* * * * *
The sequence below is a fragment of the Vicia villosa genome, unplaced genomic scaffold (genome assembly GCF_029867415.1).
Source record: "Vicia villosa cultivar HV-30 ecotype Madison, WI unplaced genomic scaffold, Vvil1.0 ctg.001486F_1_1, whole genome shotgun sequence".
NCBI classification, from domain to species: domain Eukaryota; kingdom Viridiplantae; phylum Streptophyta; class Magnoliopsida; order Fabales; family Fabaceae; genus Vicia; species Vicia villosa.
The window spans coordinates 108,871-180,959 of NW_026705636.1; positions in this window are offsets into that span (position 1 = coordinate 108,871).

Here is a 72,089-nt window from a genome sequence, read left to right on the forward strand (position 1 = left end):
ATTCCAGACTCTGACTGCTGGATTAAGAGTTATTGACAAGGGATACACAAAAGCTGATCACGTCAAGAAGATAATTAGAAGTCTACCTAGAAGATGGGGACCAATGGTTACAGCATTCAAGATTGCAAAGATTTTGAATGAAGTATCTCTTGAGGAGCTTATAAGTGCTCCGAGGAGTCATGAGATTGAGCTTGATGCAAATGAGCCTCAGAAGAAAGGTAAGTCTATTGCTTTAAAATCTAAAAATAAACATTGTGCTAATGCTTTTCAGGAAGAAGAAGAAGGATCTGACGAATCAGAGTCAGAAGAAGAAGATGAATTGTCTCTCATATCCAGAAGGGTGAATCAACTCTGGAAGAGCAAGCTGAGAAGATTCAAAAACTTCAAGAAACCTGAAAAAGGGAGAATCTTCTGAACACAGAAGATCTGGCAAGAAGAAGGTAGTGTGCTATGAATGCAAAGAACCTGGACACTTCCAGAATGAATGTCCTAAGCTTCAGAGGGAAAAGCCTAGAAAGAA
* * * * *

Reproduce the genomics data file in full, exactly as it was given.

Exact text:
The sequence below is a fragment of the Vicia villosa genome, unplaced genomic scaffold (genome assembly GCF_029867415.1).
Source record: "Vicia villosa cultivar HV-30 ecotype Madison, WI unplaced genomic scaffold, Vvil1.0 ctg.001486F_1_1, whole genome shotgun sequence".
NCBI classification, from domain to species: domain Eukaryota; kingdom Viridiplantae; phylum Streptophyta; class Magnoliopsida; order Fabales; family Fabaceae; genus Vicia; species Vicia villosa.
The window spans coordinates 108,871-180,959 of NW_026705636.1; positions in this window are offsets into that span (position 1 = coordinate 108,871).

Here is a 72,089-nt window from a genome sequence, read left to right on the forward strand (position 1 = left end):
ATTCCAGACTCTGACTGCTGGATTAAGAGTTATTGACAAGGGATACACAAAAGCTGATCACGTCAAGAAGATAATTAGAAGTCTACCTAGAAGATGGGGACCAATGGTTACAGCATTCAAGATTGCAAAGATTTTGAATGAAGTATCTCTTGAGGAGCTTATAAGTGCTCCGAGGAGTCATGAGATTGAGCTTGATGCAAATGAGCCTCAGAAGAAAGGTAAGTCTATTGCTTTAAAATCTAAAAATAAACATTGTGCTAATGCTTTTCAGGAAGAAGAAGAAGGATCTGACGAATCAGAGTCAGAAGAAGAAGATGAATTGTCTCTCATATCCAGAAGGGTGAATCAACTCTGGAAGAGCAAGCTGAGAAGATTCAAAAACTTCAAGAAACCTGAAAAAGGGAGAATCTTCTGAACACAGAAGATCTGGCAAGAAGAAGGTAGTGTGCTATGAATGCAAAGAACCTGGACACTTCCAGAATGAATGTCCTAAGCTTCAGAGGGAAAAGCCTAGAAAGAA